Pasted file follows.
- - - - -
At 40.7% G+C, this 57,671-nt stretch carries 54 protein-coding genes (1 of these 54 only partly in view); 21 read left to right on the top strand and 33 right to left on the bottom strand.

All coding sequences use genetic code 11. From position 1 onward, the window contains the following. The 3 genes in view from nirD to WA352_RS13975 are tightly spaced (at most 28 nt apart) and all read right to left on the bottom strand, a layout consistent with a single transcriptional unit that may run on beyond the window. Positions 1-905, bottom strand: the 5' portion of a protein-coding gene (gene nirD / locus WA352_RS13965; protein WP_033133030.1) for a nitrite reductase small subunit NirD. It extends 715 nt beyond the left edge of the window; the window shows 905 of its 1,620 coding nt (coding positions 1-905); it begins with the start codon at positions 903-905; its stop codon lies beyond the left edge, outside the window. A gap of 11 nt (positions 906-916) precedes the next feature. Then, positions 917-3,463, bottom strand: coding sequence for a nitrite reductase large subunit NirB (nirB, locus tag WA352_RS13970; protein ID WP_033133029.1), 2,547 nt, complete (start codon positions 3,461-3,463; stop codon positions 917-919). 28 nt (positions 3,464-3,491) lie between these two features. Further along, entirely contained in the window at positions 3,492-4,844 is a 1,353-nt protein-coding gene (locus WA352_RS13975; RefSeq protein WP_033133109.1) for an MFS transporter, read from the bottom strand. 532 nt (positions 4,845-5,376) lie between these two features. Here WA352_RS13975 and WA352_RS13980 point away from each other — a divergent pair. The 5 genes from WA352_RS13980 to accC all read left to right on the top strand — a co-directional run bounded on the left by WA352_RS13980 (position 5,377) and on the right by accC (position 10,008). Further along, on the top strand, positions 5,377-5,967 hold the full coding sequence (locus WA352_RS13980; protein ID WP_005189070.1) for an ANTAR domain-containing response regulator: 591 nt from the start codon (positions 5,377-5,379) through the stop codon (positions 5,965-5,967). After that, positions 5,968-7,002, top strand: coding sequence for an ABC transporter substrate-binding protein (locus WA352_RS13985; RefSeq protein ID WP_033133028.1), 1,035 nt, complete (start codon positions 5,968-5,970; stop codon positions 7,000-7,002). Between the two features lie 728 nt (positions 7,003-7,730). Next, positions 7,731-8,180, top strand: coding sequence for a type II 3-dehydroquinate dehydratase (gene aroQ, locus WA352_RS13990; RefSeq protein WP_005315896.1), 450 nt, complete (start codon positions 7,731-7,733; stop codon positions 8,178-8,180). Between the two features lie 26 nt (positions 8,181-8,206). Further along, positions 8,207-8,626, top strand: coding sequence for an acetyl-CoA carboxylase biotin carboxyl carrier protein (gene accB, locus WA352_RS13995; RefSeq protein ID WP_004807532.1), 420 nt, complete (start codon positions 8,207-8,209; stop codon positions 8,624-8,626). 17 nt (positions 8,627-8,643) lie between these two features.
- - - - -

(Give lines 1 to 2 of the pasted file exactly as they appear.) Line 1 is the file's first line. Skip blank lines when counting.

At 40.7% G+C, this 57,671-nt stretch carries 54 protein-coding genes (1 of these 54 only partly in view); 21 read left to right on the top strand and 33 right to left on the bottom strand.

All coding sequences use genetic code 11. From position 1 onward, the window contains the following. The 3 genes in view from nirD to WA352_RS13975 are tightly spaced (at most 28 nt apart) and all read right to left on the bottom strand, a layout consistent with a single transcriptional unit that may run on beyond the window. Positions 1-905, bottom strand: the 5' portion of a protein-coding gene (gene nirD / locus WA352_RS13965; protein WP_033133030.1) for a nitrite reductase small subunit NirD. It extends 715 nt beyond the left edge of the window; the window shows 905 of its 1,620 coding nt (coding positions 1-905); it begins with the start codon at positions 903-905; its stop codon lies beyond the left edge, outside the window. A gap of 11 nt (positions 906-916) precedes the next feature. Then, positions 917-3,463, bottom strand: coding sequence for a nitrite reductase large subunit NirB (nirB, locus tag WA352_RS13970; protein ID WP_033133029.1), 2,547 nt, complete (start codon positions 3,461-3,463; stop codon positions 917-919). 28 nt (positions 3,464-3,491) lie between these two features. Further along, entirely contained in the window at positions 3,492-4,844 is a 1,353-nt protein-coding gene (locus WA352_RS13975; RefSeq protein WP_033133109.1) for an MFS transporter, read from the bottom strand. 532 nt (positions 4,845-5,376) lie between these two features. Here WA352_RS13975 and WA352_RS13980 point away from each other — a divergent pair. The 5 genes from WA352_RS13980 to accC all read left to right on the top strand — a co-directional run bounded on the left by WA352_RS13980 (position 5,377) and on the right by accC (position 10,008). Further along, on the top strand, positions 5,377-5,967 hold the full coding sequence (locus WA352_RS13980; protein ID WP_005189070.1) for an ANTAR domain-containing response regulator: 591 nt from the start codon (positions 5,377-5,379) through the stop codon (positions 5,965-5,967). After that, positions 5,968-7,002, top strand: coding sequence for an ABC transporter substrate-binding protein (locus WA352_RS13985; RefSeq protein ID WP_033133028.1), 1,035 nt, complete (start codon positions 5,968-5,970; stop codon positions 7,000-7,002). Between the two features lie 728 nt (positions 7,003-7,730). Next, positions 7,731-8,180, top strand: coding sequence for a type II 3-dehydroquinate dehydratase (gene aroQ, locus WA352_RS13990; RefSeq protein WP_005315896.1), 450 nt, complete (start codon positions 7,731-7,733; stop codon positions 8,178-8,180). Between the two features lie 26 nt (positions 8,181-8,206). Further along, positions 8,207-8,626, top strand: coding sequence for an acetyl-CoA carboxylase biotin carboxyl carrier protein (gene accB, locus WA352_RS13995; RefSeq protein ID WP_004807532.1), 420 nt, complete (start codon positions 8,207-8,209; stop codon positions 8,624-8,626). 17 nt (positions 8,627-8,643) lie between these two features.